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Author J.K. Rowling has donated $18.7 million to support research into neurological conditions at a center named after her late mother.
First established in 2010, the Anne Rowling Regenerative Neurology Clinic at the University of Edinburgh in Scotland was set up following a previous donation of $12.5 million from the Harry Potter author and is named in memory of her mother who died at age 45, from complications related to multiple sclerosis (MS).
The author’s mother battled with MS for 10 years and passed away in 1990 when Rowling was 25 years old. This was just six months after she has begun sketching the legendary Harry Potter plot on paper napkins. The center is an integrated care and research facility focusing on MS and neurological conditions, with the aim of bringing more clinical studies and trials to patients.
“When the Anne Rowling Clinic was first founded, none of us could have predicted the incredible progress that would be made in the field of regenerative neurology, with the clinic leading the charge,” says the Edinburgh-based writer.
The recent donation, which includes Gift Aid, will also support research projects focusing on the invisible disabilities experienced by people living with MS – such as pain and cognitive impairment. Multiple sclerosis motor neuron disease (MND), dementia and Parkinson’s are some of the other neurological conditions studied at the Clinic.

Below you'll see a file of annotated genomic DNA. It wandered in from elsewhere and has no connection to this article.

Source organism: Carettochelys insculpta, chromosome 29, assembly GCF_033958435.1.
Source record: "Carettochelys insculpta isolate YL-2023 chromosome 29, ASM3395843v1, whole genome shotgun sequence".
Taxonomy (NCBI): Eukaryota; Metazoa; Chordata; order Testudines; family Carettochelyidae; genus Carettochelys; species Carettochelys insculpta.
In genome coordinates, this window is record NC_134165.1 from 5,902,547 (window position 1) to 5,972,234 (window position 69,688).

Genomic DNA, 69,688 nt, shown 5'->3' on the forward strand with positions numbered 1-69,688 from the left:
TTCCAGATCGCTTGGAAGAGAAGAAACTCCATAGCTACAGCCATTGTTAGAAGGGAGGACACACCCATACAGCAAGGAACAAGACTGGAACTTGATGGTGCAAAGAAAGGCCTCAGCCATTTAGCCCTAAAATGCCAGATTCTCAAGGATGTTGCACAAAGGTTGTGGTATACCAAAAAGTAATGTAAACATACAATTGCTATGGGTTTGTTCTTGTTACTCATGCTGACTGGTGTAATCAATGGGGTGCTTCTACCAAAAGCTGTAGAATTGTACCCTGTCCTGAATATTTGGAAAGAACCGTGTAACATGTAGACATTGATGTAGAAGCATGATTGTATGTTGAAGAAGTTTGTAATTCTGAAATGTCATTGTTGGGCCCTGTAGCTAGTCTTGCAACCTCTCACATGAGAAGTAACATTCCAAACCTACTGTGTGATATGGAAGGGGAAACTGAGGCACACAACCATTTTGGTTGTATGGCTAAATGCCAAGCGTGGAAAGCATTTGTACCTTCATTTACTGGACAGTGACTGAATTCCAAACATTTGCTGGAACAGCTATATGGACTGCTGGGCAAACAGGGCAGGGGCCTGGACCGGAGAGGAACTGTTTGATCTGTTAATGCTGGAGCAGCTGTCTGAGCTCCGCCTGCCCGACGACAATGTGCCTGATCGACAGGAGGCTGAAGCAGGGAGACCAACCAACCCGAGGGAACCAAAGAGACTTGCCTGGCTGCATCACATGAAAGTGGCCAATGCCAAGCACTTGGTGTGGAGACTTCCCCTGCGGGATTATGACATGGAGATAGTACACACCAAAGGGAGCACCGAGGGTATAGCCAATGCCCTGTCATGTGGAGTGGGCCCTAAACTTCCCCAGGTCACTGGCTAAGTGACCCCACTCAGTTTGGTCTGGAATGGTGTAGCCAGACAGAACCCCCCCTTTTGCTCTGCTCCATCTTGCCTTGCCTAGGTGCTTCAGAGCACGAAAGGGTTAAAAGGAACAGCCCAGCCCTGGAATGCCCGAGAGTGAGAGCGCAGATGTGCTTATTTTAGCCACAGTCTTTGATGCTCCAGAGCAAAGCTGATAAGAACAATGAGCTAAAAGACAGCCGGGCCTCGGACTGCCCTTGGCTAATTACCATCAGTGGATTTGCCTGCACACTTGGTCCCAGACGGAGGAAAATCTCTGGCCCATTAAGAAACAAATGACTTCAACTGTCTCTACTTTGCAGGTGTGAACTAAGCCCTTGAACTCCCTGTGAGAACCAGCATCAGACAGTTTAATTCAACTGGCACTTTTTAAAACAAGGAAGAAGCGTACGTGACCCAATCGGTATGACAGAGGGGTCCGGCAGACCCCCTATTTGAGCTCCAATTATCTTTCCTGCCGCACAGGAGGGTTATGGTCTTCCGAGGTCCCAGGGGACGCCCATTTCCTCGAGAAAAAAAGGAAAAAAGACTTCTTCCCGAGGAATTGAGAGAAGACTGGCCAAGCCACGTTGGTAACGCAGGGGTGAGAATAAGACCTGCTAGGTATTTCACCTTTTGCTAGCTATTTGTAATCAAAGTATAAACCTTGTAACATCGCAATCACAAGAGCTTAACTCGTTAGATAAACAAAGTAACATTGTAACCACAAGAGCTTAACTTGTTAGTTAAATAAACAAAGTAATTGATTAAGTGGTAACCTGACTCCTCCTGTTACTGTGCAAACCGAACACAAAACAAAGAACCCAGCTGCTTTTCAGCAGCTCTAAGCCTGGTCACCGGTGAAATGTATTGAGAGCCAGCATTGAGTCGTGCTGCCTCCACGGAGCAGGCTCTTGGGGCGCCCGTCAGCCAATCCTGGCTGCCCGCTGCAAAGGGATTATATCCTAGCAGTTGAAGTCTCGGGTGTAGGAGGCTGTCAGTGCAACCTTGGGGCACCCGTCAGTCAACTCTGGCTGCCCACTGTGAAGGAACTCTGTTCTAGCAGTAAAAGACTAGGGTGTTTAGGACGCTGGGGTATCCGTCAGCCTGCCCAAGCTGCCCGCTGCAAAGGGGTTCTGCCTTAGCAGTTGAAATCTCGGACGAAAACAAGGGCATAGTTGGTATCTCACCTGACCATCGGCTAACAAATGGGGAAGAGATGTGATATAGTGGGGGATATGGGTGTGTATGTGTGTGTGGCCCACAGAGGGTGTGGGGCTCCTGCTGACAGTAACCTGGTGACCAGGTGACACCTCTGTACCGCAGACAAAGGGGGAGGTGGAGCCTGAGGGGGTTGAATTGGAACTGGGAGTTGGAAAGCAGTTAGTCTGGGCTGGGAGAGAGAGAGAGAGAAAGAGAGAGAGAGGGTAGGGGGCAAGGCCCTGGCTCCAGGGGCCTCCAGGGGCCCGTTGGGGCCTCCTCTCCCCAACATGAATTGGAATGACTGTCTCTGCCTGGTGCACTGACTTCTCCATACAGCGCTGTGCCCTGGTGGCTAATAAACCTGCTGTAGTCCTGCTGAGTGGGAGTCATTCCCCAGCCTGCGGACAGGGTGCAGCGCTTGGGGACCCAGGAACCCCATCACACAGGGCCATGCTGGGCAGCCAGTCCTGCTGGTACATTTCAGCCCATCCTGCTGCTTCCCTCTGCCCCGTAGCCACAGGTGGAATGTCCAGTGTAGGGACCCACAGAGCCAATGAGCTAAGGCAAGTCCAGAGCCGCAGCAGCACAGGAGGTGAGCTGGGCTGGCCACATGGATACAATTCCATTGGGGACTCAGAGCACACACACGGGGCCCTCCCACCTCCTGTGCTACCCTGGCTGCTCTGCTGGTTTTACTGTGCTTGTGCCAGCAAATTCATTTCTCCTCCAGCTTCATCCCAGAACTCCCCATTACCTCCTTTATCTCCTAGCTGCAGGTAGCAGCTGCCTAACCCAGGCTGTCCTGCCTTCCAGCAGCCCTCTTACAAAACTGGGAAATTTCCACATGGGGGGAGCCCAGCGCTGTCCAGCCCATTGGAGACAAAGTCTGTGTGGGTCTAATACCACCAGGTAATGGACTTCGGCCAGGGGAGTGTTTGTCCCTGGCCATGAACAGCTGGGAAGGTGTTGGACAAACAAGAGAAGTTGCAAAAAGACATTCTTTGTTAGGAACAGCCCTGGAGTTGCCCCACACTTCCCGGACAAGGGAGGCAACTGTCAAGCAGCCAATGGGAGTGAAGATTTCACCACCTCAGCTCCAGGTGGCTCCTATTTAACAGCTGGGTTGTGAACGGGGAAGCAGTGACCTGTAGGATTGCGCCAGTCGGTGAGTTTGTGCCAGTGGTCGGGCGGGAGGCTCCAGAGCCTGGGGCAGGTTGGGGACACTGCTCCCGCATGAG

The iconic "Harry Potter" scribe was named the highest-paid author of 2019, with a net worth of $92 million, though book sales no longer account for the bulk of her earnings. The 54-year-old collected eight-figure sums from theme parks, theatrical productions and a new film about "The Boy Who Lived". The "Harry Potter and the Cursed Child" production made $2.3 million in ticket sales in a single week - the highest of any non-musical in Broadway’s history.
Rowling became a billionaire after the great success of her blockbuster series, however, she dropped off the list and lost her title in 2012 after she donated an estimated $150 million in charitable giving. In 2005, she founded Lumos, an NGO working to end the institutionalization of children worldwide.